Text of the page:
In one of the large beds today I planted some part-grown Castandel beans. This is a delicious variety of french bean, which has become one of my favourite vegetables. Some early direct sown plants have been nibbled by something or other so I grew extras in modules and deliberately let them get a good 8 inches/20 cm tall, to better equip them to survive any attacks. Fingers crossed they’ll be OK as the taste really is worth the effort in this case.
Above, one of the onion patches is looking good now. These are overwintered Japanese white onions, planted last October and they’re bulking out well. Some have quite thick necks, which isn’t ideal and can mean they won’t store well. But onions are so ubiquitous in cooking it’ll be a pleasure to use them up promptly.
Alongside, this jungly scene put me in mind of soaring over the top of some prehistoric tree-covered land.
It’s actually my potato bed. The growth is very vigorous, which is good, but requires a lot of watering to keep the six foot/2 metre square good and moist for the thirsty plants. It makes sense of course: the moisture you see when cutting a potato open has to have come from somewhere.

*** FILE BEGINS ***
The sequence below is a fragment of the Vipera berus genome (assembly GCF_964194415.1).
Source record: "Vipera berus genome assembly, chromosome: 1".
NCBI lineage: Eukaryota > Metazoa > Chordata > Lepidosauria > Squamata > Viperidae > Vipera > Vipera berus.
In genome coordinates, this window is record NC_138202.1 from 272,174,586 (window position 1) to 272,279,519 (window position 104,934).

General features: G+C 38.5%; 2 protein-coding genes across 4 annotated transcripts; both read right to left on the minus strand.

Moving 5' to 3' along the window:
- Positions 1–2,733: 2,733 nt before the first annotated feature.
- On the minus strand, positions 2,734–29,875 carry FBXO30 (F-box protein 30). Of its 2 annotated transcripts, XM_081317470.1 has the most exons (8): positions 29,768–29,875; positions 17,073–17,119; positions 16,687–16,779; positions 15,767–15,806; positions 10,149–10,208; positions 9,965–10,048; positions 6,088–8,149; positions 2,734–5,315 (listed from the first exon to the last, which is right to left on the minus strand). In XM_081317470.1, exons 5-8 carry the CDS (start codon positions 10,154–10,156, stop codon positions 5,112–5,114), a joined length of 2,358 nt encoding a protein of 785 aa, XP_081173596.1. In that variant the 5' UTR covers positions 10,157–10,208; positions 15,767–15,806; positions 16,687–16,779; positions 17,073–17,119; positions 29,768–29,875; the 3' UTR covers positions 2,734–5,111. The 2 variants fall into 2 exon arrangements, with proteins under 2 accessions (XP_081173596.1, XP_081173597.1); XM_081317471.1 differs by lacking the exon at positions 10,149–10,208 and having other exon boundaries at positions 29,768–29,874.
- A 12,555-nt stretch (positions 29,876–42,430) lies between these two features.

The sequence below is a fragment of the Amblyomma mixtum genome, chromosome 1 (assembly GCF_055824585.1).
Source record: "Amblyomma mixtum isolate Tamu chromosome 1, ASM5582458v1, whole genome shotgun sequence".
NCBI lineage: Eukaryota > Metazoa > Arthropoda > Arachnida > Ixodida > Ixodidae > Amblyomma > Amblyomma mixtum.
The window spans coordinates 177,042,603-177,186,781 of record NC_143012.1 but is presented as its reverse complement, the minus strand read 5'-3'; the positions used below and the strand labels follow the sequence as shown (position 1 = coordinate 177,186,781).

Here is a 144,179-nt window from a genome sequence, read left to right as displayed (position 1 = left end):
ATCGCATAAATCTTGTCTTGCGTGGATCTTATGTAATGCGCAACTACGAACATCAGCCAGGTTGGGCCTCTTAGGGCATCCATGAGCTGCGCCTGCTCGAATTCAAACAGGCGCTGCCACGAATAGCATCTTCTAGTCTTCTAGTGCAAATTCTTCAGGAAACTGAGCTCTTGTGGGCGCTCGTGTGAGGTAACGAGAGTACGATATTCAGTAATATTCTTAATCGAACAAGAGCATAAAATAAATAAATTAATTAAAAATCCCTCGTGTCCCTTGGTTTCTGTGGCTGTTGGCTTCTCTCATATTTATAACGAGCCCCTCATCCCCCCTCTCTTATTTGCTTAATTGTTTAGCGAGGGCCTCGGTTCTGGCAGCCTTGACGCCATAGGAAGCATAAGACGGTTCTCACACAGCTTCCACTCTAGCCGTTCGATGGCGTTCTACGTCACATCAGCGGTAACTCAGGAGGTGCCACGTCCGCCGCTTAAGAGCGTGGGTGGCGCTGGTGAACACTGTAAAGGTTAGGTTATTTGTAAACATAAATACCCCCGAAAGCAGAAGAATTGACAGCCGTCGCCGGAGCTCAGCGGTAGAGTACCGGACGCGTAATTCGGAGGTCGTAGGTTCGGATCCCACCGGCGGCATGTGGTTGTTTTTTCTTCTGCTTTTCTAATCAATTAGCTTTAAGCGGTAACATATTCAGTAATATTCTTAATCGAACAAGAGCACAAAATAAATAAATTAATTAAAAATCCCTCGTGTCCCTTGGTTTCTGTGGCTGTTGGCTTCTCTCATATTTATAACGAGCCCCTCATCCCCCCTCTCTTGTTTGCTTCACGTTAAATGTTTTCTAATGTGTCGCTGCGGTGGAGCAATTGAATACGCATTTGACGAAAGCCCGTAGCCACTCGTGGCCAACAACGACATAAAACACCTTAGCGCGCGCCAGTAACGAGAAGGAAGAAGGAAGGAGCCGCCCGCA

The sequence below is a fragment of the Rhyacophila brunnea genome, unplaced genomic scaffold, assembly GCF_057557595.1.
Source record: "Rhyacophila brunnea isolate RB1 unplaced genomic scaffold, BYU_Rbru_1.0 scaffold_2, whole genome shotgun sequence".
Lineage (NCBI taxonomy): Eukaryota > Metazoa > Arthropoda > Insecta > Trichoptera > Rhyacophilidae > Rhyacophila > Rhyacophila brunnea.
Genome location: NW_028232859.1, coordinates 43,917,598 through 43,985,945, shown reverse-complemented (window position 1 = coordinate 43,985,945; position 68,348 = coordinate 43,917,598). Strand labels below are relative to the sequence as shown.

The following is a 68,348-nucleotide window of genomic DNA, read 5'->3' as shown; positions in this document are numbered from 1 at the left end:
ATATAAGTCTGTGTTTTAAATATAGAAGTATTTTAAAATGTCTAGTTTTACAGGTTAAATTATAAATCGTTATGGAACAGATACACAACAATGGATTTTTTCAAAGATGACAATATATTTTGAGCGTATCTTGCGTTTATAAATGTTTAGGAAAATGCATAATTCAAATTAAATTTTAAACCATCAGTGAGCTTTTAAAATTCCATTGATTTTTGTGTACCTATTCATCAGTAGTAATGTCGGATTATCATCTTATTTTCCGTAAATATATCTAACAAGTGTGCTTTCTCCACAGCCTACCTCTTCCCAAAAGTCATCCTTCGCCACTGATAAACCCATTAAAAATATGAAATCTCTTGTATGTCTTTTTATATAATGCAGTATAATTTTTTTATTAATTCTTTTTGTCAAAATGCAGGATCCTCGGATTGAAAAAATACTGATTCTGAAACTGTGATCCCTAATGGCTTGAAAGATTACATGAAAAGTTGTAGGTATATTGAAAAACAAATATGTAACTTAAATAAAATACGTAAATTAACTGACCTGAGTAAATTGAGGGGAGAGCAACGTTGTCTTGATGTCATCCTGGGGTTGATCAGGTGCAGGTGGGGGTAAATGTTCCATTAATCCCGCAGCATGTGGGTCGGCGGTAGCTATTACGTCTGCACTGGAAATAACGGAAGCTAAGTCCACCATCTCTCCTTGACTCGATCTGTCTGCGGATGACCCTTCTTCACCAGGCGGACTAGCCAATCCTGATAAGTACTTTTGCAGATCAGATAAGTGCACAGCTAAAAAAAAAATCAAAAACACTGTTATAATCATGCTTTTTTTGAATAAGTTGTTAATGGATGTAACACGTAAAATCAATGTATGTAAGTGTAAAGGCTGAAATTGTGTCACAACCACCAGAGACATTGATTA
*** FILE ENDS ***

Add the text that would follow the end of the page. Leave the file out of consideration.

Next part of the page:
Under cover in the small greenhouse are some chilli plants of the popular Hungarian Hot Wax variety. When full sized, they’re a pale green colour and do indeed have a waxy look to them.
They’re still small for now and temporarily point upwards. As they grow they turn to point downwards, eventually ending up 4 inches/10cm long and retain a nice kick when cooked.
Nearby three kinds of radishes are growing. The black Nero Tondo still have a while to reach their round shape, but there are plenty of these Scarlet Globe and carrot-shaped German Salad ready to pick. I heard recently of people munching them raw, before each bite dipping it in salt. That does sound tasty and I’ll certainly try it.